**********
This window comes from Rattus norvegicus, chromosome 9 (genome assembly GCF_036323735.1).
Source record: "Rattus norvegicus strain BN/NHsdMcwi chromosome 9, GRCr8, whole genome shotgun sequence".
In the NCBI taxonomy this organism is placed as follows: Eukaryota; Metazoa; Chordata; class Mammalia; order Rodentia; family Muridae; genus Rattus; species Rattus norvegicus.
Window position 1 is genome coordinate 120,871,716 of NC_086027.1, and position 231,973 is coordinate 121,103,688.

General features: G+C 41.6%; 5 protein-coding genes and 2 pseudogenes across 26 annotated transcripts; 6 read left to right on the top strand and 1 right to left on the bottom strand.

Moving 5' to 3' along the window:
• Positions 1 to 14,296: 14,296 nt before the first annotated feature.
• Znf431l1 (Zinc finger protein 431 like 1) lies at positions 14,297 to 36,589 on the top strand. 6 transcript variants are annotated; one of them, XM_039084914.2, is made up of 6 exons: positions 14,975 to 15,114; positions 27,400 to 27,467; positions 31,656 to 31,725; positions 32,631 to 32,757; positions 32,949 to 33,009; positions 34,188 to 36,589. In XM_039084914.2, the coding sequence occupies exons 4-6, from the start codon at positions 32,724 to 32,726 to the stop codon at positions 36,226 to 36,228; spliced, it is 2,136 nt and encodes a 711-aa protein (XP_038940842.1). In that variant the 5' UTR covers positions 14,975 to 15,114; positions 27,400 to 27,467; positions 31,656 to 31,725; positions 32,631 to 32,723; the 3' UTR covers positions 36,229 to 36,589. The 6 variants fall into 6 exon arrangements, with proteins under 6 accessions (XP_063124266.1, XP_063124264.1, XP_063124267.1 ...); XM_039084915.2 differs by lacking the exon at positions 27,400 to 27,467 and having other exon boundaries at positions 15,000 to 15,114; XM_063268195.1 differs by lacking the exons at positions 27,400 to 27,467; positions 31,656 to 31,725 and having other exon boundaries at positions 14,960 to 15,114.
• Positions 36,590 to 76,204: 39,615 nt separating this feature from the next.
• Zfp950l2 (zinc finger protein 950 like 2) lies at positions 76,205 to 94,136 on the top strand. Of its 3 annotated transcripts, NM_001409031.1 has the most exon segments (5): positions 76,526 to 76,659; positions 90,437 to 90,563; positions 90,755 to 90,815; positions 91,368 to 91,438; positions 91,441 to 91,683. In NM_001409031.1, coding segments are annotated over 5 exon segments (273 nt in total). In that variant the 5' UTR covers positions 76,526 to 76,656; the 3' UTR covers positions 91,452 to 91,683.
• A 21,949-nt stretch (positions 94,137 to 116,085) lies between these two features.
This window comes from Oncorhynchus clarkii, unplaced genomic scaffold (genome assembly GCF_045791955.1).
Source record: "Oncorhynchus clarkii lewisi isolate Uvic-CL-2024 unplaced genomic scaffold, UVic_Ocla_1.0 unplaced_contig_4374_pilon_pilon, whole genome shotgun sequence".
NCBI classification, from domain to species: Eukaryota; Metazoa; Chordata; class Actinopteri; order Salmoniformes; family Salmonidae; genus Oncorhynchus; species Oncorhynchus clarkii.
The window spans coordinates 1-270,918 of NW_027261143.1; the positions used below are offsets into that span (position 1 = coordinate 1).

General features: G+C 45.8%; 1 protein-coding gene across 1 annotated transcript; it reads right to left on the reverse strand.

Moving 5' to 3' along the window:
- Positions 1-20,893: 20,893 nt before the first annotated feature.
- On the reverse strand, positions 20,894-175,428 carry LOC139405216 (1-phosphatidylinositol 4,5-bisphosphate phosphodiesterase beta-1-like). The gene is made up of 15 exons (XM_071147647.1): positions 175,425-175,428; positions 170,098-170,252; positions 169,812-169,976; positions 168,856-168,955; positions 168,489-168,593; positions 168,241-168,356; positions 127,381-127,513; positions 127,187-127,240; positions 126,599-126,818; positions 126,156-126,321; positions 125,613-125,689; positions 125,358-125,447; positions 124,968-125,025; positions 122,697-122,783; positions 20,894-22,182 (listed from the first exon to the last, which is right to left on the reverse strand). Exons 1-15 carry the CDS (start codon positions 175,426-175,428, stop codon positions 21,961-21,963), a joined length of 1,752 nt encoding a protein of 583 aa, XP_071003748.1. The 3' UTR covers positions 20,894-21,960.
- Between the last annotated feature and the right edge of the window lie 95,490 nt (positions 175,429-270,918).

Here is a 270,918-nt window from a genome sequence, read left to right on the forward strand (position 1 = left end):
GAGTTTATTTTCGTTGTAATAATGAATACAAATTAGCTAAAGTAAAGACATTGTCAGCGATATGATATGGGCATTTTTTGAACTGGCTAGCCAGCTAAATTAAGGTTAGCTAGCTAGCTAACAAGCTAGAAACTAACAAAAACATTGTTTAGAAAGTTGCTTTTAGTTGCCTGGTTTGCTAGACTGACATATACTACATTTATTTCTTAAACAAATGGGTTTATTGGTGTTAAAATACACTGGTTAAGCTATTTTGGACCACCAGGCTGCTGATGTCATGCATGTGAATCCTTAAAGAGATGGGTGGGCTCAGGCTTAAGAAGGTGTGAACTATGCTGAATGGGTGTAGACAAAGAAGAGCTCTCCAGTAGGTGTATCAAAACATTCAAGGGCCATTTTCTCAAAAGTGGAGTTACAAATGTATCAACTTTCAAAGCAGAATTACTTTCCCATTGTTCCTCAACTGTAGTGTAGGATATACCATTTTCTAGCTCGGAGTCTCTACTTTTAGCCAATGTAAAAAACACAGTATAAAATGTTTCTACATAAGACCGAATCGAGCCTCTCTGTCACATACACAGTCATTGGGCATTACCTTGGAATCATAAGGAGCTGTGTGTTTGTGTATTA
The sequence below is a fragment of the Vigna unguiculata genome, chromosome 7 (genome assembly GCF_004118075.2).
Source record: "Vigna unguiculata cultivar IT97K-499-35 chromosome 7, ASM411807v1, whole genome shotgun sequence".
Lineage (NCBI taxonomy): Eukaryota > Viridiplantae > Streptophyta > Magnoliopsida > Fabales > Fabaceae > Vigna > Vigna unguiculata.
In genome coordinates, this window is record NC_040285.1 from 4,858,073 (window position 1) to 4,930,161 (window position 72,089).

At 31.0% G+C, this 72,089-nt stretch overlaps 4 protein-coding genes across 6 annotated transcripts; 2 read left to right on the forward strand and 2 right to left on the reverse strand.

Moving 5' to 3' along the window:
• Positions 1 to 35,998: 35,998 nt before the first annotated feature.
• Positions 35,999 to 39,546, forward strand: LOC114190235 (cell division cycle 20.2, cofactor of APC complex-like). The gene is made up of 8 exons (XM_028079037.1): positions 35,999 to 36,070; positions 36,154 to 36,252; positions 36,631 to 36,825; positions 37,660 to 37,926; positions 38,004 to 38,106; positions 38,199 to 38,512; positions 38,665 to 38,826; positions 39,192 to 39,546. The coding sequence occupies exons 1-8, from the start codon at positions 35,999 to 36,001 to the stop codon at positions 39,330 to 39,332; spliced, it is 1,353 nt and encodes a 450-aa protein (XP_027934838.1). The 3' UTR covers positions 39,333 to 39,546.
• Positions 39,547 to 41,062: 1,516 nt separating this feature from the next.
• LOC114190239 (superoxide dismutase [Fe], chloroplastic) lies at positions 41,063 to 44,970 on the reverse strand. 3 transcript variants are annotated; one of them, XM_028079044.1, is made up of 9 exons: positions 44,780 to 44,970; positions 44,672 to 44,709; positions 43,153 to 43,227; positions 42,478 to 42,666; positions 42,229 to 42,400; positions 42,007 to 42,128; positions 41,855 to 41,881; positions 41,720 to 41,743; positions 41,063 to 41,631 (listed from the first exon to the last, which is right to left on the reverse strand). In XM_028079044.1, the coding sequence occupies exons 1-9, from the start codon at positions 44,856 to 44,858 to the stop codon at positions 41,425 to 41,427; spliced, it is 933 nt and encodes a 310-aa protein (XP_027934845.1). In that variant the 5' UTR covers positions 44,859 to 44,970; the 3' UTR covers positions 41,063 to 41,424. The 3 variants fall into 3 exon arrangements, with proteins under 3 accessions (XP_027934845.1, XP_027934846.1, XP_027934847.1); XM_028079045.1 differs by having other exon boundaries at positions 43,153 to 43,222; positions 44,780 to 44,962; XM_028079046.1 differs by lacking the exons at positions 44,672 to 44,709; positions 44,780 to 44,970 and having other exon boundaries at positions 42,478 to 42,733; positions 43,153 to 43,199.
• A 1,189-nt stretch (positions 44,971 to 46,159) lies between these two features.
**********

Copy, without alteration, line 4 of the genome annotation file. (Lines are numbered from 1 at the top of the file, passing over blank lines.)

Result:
Window position 1 is genome coordinate 120,871,716 of NC_086027.1, and position 231,973 is coordinate 121,103,688.